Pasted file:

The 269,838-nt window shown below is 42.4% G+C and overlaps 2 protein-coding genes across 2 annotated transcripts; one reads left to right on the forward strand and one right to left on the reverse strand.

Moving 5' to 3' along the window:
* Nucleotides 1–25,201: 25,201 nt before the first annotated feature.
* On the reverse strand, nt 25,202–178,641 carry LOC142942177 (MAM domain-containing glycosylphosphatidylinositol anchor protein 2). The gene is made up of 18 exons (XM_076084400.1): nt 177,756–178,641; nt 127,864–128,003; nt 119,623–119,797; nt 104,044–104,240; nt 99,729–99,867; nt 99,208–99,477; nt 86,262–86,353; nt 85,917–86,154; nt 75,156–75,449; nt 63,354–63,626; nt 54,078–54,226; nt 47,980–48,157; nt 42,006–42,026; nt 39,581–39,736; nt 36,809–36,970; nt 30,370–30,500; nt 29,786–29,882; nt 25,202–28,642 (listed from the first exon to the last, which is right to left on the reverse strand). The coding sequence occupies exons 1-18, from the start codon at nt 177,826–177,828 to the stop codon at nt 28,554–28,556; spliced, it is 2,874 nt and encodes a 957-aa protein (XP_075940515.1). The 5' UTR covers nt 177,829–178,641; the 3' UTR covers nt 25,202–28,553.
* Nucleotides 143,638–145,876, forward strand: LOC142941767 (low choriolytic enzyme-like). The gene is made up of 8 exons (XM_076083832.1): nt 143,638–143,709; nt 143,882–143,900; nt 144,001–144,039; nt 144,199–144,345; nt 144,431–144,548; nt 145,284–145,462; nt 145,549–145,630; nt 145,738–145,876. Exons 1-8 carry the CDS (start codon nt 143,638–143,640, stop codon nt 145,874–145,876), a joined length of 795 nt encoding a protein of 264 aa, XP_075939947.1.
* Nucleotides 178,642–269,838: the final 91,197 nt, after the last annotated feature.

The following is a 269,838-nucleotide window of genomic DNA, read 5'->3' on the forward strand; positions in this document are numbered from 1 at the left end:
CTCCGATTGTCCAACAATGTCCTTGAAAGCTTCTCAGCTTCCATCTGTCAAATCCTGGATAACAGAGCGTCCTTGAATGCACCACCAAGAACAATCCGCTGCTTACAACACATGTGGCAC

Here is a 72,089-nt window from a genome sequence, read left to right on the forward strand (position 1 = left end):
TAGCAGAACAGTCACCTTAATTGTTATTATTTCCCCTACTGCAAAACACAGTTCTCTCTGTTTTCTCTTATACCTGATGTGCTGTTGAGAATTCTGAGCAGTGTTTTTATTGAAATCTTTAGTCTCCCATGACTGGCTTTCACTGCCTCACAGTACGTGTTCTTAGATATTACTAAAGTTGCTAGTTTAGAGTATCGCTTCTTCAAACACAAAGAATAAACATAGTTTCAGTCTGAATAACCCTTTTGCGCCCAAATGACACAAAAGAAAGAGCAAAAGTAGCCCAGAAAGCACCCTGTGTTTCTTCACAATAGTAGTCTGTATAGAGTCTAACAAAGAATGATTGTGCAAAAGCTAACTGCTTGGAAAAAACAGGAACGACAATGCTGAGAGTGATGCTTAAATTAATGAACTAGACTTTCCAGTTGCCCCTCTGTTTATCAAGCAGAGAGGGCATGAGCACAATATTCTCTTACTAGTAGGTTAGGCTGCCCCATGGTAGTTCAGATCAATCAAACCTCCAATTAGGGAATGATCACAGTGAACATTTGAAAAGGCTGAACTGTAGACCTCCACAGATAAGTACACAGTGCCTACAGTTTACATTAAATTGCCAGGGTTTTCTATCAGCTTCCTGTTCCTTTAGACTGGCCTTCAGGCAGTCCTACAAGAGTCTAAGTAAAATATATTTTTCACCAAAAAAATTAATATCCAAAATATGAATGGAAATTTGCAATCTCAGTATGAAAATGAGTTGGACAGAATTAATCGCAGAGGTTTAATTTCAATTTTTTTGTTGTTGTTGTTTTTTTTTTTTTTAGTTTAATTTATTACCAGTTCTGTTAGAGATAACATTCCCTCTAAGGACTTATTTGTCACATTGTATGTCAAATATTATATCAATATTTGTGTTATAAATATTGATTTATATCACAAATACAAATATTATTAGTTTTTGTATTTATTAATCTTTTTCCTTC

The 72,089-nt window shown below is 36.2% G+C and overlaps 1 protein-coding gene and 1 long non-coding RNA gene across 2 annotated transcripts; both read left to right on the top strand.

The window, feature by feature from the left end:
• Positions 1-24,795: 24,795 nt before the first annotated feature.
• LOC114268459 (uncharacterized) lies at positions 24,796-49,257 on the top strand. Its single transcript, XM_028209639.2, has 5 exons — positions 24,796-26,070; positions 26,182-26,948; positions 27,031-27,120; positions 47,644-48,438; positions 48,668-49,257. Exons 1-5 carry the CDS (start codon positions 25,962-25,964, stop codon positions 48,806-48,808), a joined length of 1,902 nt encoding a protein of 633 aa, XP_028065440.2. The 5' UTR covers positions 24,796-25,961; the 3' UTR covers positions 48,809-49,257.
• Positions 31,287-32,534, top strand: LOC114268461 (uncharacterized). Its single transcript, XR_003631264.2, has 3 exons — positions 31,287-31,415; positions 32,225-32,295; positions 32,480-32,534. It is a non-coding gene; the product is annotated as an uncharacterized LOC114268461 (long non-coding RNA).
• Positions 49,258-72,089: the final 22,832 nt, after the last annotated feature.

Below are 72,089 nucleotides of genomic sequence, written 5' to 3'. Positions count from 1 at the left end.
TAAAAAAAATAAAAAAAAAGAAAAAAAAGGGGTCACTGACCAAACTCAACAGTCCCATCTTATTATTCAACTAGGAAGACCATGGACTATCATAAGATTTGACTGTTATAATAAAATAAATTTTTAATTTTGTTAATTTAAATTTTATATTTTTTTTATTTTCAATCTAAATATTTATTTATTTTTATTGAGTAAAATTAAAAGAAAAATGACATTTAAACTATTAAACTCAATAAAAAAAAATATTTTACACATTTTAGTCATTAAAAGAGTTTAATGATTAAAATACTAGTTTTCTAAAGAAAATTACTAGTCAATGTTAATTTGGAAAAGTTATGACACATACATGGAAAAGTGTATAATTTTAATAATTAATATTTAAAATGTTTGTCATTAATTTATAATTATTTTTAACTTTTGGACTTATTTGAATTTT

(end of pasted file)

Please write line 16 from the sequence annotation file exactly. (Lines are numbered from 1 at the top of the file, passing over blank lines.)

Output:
• Positions 49,258-72,089: the final 22,832 nt, after the last annotated feature.